I wish I had found some treasures. Most of it has been trash, although I was assigned to the basement, where there are 56 years’ worth of junk. My siblings started considering me as the clean out hit man because I’ve taken a radical approach to the surgery rather than a precise one. One of my siblings in particular has a hard time parting with just about anything. I’ve lugged probably 50 trash bags out of the basement and another 10 from the backyard shed, and there’s still plenty more where that came from.
If We Don’t Police Pharma, It Will Be Done For Us
In the April 2016 Editor’s Note, I wrote about some of my experiences as a drug rep, including the implementation of PhRMA’s implementation of the gift-giving guidelines (i.e., To Gift of Not to Gift” No Longer a Question – A Commentary and Recommendation Regarding the New PhRMA Gift-Giving Guidelines, Journal of Pharmaceutical Marketing and Management). Perhaps my musings in this, as well as other publications (e.g., Health Marketing Quarterly, Pharmaceutical Representative Magazine) enhanced my recollection, which certainly seemed to resonate with this reader who had this to share.
Your trip down memory lane definitely hit home for me — both literally and figuratively. I don’t know if we’ve ever discussed this, but both my parents are family physicians (primary care providers now) in their 80s who are still practicing. (That’s a sore subject that I don’t want to get into via email, but I can tell you about it sometime if we cross paths somewhere.) They’ve had their joint practice in their home since they moved there in 1960. Over the years I heard my dad frequently mention the “detail men” (not women back when I was a kid in the ‘60s) who visited him in his home office to promote their wares. Fast-forward 20 years and my wife joined the family business as their billing administrator, so I got to hear frequent stories about my folks going to dinners where the drug reps would give presentations on their new drugs and pick my folks brains, all in exchange for a sit-down dinner at a high-quality restaurant, typically in center city Philadelphia. Since they both are doctors they could attend these dinners together, which could often occur multiple times a week. It certainly was an interesting time in the pharma industry, and times certainly have changed.”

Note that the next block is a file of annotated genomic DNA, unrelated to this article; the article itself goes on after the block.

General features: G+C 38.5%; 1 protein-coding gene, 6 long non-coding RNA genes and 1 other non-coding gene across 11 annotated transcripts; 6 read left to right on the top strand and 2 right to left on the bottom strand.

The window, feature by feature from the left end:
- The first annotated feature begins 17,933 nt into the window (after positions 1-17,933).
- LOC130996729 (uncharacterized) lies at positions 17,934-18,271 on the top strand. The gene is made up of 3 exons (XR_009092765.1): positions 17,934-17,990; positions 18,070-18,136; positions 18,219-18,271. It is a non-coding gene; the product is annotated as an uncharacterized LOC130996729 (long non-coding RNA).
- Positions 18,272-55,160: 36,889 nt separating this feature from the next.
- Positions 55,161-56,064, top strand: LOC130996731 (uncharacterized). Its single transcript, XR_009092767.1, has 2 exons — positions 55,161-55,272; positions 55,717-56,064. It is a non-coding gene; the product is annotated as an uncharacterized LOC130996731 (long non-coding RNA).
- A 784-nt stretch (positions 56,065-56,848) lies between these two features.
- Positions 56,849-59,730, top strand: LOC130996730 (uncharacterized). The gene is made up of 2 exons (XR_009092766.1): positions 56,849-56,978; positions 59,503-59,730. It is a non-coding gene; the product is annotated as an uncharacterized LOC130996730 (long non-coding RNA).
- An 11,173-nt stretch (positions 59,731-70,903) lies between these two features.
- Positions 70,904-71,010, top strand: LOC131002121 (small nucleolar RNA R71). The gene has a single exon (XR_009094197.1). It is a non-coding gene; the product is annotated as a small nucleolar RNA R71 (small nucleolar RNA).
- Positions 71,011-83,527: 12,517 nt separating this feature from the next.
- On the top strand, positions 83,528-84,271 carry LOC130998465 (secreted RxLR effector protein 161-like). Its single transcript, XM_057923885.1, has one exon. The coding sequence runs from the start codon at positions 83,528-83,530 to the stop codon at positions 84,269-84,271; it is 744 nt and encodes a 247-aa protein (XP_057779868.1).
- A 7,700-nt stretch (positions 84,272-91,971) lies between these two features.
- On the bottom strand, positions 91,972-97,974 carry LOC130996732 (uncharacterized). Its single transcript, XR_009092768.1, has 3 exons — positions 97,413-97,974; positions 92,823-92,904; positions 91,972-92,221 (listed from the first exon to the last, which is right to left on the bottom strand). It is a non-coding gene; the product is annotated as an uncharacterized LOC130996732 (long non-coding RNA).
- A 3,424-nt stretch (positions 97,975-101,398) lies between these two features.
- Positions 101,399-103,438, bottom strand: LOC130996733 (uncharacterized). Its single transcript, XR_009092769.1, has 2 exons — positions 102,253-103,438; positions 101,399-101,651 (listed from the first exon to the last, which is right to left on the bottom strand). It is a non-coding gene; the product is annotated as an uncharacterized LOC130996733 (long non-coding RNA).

While neither of these trips down memory lane provided for an additional business opportunity yet, they were certainly two great examples of being “Nice Biked.”
Thanks For Your Willingness To Engage
We certainly appreciate readers being willing to engage, for it is through your feedback that we strive to improve continuously. For example, it was a reader who suggested that we add an area where they could comment on an article or a blog. If you scroll down to the bottom of any article you will see where we added this feature —and yes, we read them all. In fact, one reader made the following comment to Carol Nacy’s August 2016 Ask The Board Commentary:
We have not met, but I already share your pain. I left academics after 30 years and started a drug repurposing company with initial products for pancreatic cancer and fibrotic disease. I love the business environment, but you are correct about well- meaning people just not understanding what is involved in getting novel and impactful drugs to market.
Thanks to the commenting feature, we were able to send an email directly to this reader. Not only did we provide them with an electronic introduction to Dr. Nacy, but encouraged them to consider sharing their thoughts, which they did in the January 2017 issue via this CEO Corner — An Insider’s View Of Life Outside The Academic Gilded Cage.
We thank you for helping Life Science Leader connect the people, ideas, and organizations needed to advance the development of pharmaceuticals, biologics, diagnostics, and medical devices that improve the human condition so that they can be brought to market in a safe and cost-effective manner.